Scott Bell’s Working Stiffs is a new twist on the dystopian zombie genre. Rather than being created from the bite of another zombie, these zombies, called Revivants, are created by injected nanobots as a scientific solution to cheap and endless labor. Bodies of the recently deceased are reanimated to serve an abundance of manual labor tasks. The year 2051 is dark and gritty and not one you will want to live in but will enjoy visiting.
The book revolves around two characters, everyday man Joseph “Joe” Warren and Homeland Security Agent, Angel Ramirez.
Joe’s story is told from the first person. In his mid-twenties, Joe is a bit down on his luck. Due to the abundance of Revivants, he has been unable to find work for more than two years. Living in ratty government housing with his ailing girlfriend is a less than ideal life. In an attempt to better their situation, Joe is inadvertently tossed onto a whole new and often violent path.
Agent Ramirez is a corrupt and sadistic Homeland Agent. His tale unfolds in the third-person. Like most of the government, he is intent on keeping the country’s narrative away from the true happenings of everyday life and instead on what is beneficial to the government. Morally bankrupt, he is not afraid to hurt or kill anyone in the path to his goal.
The words flow easily with realistic dialogue and phonetically written accents. Though I did not always understand every word of some of the characters, I was able to hear the individual accents of characters from different ethnicities. Many of the characters, Millie, John and Alex, to name a few, are lovable and unique. The world of the book is created with enough detail to create a clear image in your mind’s eye without so much as to be exhaustive.
If it were a person, Working Stiffs could be described as a bit of a pop culture junkie, with plenty of references from the likes of Star Wars to The Princess Bride. The 80’s child in me enjoyed a lot of the one-liners and quips echoing the bygone decade, such as, “Rodents of Unusual Size.” Additional notations to more recent years are equally enjoyable. I guess I am a bit of a pop culture junkie myself.
Joe’s humor, though more than a bit snarky and often crude and juvenile, did lead to some laugh-out-loud moments. In the beginning, one of the zombies, named Larry, was programed with a little of a sense of humor and repeatedly says, “Braaains!” much to Joe’s annoyance. A bit later someone sarcastically refers to hiring a comedian and Joe says, “You should meet Larry.”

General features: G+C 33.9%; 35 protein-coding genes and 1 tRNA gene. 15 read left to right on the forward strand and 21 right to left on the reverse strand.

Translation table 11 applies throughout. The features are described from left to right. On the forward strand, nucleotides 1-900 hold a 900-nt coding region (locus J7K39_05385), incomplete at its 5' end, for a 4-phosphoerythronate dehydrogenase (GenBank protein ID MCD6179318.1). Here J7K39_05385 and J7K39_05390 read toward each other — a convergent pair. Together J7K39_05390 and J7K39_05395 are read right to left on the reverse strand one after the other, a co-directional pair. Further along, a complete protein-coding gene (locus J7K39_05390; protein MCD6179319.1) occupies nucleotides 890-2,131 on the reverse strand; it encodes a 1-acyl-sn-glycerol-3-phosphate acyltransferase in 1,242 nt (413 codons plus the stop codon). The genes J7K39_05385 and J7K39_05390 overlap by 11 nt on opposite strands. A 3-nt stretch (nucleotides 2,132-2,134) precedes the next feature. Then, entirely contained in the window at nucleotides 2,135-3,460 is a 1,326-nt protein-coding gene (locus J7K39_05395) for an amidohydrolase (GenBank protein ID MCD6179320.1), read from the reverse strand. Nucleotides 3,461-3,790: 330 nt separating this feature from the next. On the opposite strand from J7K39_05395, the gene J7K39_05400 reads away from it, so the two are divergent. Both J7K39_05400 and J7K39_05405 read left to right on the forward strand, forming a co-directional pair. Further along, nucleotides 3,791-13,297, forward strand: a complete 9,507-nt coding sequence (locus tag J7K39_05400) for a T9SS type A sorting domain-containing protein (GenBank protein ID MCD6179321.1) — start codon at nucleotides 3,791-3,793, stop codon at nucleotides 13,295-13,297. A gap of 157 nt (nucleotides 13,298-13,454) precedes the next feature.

There was some difficulty on my part in getting through the plethora of expletives, especially in the first third or so of the book. In one section, I noted curse words or vulgar references in almost every line. Every good book should have color in its dialogue and narrative, but the superabundance was a little overwhelming to this reader. Had I not agreed to write a review, I may have stopped reading altogether. I also had a little trouble with many of the pop culture references. While I enjoyed the trip down memory lane, I did find it a bit hard to believe that today’s references would still be as relevant in 2051, especially to someone in their twenties.
I enjoyed the second half of the book much better than the first and am glad I continued reading. The story really seems to find its way and smooth out the rough edges felt in the opening chapters. Joe becomes the friend you love to hate, and Agent Ramirez the malicious villain that grows worse with each chapter.
Even though there were aspects that I did not enjoy, in the end Working Stiffs is well-written and easy to read. Despite myself, I was not ready for it to end. If there is a sequel, and a big part of me sincerely hopes there will be, it will be added to my reading queue.
If I had to score it on a five-point scale, I would give it 3.75.